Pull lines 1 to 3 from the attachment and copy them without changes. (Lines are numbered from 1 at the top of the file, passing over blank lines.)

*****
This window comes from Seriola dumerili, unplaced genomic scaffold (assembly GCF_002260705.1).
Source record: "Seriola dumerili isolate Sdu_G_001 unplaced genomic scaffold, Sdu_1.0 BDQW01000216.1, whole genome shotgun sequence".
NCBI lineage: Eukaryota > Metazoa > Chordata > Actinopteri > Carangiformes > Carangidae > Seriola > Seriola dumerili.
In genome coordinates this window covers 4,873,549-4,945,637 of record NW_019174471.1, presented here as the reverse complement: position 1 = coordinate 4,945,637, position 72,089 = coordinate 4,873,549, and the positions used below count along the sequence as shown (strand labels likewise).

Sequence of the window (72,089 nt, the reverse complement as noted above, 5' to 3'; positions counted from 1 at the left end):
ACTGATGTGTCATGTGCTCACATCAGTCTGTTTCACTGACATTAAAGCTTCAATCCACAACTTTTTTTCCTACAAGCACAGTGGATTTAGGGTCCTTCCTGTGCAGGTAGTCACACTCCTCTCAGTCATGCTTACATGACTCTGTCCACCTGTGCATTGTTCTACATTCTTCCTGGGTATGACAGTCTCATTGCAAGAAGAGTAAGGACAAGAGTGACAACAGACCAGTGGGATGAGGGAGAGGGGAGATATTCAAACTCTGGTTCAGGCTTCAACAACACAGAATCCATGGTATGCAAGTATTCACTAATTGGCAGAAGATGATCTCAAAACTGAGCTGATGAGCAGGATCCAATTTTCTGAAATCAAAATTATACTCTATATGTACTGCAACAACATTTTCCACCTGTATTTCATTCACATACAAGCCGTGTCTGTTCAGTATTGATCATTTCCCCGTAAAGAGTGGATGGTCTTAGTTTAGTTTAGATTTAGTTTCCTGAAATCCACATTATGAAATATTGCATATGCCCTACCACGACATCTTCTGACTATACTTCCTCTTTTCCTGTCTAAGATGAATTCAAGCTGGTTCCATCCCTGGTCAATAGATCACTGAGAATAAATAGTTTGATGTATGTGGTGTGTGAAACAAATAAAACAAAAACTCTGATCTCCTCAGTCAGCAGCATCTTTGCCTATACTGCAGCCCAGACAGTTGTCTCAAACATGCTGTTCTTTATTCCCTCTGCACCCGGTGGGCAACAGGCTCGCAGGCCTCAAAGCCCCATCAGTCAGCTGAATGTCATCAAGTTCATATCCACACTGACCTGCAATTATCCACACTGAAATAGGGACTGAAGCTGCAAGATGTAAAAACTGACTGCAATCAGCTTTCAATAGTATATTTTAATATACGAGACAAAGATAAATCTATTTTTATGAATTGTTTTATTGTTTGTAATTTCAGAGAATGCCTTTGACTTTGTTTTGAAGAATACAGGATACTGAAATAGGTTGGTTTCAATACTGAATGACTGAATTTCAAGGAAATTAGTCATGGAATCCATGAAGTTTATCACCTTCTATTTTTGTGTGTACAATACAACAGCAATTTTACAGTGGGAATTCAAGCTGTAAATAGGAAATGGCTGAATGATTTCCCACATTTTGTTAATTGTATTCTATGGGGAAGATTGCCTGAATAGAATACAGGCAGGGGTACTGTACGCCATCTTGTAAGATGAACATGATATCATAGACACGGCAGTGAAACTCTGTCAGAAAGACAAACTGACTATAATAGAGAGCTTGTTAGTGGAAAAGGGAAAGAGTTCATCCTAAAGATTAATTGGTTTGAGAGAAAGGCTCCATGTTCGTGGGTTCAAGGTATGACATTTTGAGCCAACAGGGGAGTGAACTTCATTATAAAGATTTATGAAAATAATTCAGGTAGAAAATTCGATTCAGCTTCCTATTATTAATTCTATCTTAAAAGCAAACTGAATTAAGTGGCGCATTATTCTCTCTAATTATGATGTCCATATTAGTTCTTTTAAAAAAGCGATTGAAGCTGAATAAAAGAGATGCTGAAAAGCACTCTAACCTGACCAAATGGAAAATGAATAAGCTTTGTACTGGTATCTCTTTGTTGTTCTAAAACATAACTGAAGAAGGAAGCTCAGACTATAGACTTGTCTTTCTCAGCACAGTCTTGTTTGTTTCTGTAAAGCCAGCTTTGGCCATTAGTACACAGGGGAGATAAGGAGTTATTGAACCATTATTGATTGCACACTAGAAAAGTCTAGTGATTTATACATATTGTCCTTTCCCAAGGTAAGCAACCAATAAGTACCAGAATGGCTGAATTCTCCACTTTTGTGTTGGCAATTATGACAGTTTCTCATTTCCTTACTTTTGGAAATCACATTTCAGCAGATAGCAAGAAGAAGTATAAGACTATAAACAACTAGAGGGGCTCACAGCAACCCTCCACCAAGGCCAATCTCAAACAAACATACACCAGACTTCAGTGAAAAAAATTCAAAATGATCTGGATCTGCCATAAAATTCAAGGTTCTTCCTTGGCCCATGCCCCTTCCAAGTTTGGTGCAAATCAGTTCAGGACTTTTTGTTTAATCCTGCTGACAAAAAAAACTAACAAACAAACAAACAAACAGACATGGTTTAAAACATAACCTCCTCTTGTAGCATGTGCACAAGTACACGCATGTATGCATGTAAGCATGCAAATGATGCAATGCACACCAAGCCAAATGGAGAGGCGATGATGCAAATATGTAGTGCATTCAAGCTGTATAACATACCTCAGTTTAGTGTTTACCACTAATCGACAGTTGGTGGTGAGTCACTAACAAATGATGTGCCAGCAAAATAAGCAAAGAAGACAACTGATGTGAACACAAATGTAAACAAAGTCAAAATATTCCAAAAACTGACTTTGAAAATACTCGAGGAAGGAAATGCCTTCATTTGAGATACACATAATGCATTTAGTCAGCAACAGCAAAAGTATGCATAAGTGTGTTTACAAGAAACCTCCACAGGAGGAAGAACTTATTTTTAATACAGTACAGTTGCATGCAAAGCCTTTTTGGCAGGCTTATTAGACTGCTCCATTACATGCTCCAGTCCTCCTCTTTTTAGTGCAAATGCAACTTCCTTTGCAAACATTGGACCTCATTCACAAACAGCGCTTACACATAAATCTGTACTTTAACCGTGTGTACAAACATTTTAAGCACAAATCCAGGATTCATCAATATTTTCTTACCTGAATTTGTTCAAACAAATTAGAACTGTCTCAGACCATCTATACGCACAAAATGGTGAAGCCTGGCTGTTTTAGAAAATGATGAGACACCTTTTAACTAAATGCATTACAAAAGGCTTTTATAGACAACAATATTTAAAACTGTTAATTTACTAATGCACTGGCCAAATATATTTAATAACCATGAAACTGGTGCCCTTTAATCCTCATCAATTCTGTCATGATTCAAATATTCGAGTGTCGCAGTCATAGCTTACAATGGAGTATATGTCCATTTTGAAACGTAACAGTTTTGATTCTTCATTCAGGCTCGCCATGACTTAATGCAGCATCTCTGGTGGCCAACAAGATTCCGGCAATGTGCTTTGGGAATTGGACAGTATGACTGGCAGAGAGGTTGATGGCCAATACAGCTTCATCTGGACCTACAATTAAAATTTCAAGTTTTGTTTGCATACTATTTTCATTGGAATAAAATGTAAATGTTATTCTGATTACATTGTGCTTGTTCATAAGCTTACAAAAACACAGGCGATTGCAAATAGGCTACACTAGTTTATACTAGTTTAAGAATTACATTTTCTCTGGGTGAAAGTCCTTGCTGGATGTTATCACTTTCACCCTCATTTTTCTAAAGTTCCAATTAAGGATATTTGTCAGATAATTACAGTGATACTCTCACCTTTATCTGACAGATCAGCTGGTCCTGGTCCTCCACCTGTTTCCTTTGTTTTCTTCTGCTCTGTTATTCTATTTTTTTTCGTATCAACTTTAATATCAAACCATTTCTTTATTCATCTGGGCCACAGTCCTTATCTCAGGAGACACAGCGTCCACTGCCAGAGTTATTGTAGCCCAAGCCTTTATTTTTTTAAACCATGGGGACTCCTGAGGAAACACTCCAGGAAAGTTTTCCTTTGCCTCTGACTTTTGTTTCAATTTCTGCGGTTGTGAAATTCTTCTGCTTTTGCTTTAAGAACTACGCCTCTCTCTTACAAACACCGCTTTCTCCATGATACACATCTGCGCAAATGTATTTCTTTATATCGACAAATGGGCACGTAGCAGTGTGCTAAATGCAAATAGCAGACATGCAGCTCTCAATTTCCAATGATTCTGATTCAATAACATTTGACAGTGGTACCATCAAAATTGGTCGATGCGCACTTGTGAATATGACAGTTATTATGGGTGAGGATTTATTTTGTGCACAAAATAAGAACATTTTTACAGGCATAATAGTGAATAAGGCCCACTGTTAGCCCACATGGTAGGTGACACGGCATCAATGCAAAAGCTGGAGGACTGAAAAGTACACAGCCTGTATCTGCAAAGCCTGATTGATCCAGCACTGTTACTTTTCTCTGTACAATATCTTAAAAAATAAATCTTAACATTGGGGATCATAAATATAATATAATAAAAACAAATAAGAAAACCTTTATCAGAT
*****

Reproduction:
This window comes from Seriola dumerili, unplaced genomic scaffold (assembly GCF_002260705.1).
Source record: "Seriola dumerili isolate Sdu_G_001 unplaced genomic scaffold, Sdu_1.0 BDQW01000216.1, whole genome shotgun sequence".
NCBI lineage: Eukaryota > Metazoa > Chordata > Actinopteri > Carangiformes > Carangidae > Seriola > Seriola dumerili.